Less than a month after starting its new China-based search engine, Google's position in the world's second-biggest internet market was thrown into doubt yesterday when the local media published reports questioning whether the US company had a valid operating licence.
A new survey shows New Zealanders are the second-largest users of the internet in the world. ... The biggest uptake was in Malta, where 78.1% access the web. New Zealand was followed by Iceland, Sweden, Denmark, Hong Kong, then Australia, the United States, Canada and Norway.
Broadband accounts for 64% of all net connections in the UK, according to official figures.
Libraries begin uncertain new chapter (Guardian)
With internet companies such as Google becoming more involved in digitising content, what role does the public library have in today's web-driven society?
20 February 2006
The Malta Discussions on Internet Governance: Summary of the International Conference (DiploFoundation)
Conference discussions were divided into five panels, each looking at different aspects of the future Internet Governance Forum. In addition, DiploTeam members and researchers presented Diplo's Internet Governance Capacity Building Programme and the results of research on a number of topics, including the protection of public interest with regards to the Internet. The document includes some of the main points which emerged from each panel's deliberations.
The Internet Governance Forum (Internet Governance Forum website)
This website has been set up to support the process started by the United Nations Secretary-General with a view to convening a new forum for multi-stakeholder policy dialogue - the Internet Governance Forum (IGF). The Secretary-General was mandated by the World Summit on the Information Society (WSIS) to convene such a Forum and he asked his Special Advisor for WSIS, Mr. Nitin Desai, to hold consultations in this matter. Consultations on the Convening of the IGF. The texts of the realtime transcription of the 16 - 17 February Consultations on the convening of the IGF are now available for viewing:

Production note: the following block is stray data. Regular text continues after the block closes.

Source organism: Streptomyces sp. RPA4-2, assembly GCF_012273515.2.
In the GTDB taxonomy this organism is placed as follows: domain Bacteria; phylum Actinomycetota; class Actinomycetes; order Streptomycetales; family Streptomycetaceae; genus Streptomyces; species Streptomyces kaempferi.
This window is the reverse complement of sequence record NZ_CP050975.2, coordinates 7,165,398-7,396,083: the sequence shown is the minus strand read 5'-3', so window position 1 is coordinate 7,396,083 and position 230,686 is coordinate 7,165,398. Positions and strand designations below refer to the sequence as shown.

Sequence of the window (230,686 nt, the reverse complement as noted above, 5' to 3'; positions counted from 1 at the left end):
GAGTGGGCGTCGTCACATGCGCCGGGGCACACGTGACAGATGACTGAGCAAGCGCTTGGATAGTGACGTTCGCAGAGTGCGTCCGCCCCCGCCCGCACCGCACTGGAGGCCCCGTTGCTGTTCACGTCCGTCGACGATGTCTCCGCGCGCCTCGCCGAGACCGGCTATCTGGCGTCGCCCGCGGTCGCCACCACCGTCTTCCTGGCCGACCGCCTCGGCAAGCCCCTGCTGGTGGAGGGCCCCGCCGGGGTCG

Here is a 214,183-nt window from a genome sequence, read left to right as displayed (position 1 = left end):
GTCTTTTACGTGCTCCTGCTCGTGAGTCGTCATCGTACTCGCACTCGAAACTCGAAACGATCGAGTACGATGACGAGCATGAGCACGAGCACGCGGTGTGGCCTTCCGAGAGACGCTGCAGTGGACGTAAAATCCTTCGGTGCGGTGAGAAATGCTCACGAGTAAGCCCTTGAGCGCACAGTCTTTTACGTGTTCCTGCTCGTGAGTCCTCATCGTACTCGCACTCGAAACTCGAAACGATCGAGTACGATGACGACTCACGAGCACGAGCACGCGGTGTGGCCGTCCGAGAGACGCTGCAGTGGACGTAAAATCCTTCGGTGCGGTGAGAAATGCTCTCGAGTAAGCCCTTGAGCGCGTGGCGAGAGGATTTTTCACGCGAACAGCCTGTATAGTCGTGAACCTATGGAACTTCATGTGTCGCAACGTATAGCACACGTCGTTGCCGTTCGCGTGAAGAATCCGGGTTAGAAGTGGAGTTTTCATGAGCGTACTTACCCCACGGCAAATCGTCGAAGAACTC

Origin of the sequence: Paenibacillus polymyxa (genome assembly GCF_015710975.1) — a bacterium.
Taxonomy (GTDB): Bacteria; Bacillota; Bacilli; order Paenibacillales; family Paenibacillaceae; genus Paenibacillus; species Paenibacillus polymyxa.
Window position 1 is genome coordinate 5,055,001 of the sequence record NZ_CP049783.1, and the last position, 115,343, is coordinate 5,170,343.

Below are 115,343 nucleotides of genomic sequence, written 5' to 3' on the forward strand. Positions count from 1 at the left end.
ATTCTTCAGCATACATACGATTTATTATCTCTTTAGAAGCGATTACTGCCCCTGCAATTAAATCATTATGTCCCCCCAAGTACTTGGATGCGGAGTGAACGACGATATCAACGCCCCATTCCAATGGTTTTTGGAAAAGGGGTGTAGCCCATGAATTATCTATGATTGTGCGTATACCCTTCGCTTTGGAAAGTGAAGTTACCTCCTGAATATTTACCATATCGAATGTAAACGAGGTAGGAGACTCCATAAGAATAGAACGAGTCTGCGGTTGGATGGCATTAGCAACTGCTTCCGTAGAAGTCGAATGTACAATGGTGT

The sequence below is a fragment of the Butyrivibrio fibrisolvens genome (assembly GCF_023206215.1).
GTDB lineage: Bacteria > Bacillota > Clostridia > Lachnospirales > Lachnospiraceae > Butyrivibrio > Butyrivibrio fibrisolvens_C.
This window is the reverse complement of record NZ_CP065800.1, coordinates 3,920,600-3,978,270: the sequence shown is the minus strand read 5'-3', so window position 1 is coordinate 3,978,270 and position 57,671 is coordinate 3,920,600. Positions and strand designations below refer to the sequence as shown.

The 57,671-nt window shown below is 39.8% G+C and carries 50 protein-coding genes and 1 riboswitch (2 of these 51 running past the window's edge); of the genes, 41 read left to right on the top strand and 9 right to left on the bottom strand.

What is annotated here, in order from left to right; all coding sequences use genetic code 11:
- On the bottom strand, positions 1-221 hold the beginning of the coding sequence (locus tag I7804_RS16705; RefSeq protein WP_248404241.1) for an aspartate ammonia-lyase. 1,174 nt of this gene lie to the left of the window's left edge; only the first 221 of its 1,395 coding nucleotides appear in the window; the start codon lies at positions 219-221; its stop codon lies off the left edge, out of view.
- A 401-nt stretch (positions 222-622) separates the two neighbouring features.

The worst of the Net (Roger Darlington)
This week, a US Congressional body - the House subcommittee on global human rights - held a hearing on the involvement of American companies in the controlling of Internet access by Chinese users. The Republican Chairman of the subcommittee declared: "Cooperation with tyranny should not be embraced for the sake of profits." Hear, hear. We need to sort out those commie Chinese. But there is a more serious issue that American politicians and industry are not adequately addressing. The UK's Internet Watch Foundation found last year that 40% of all reports of child abuse images on the Net were hosted in the United States. Why are there no hearings on this?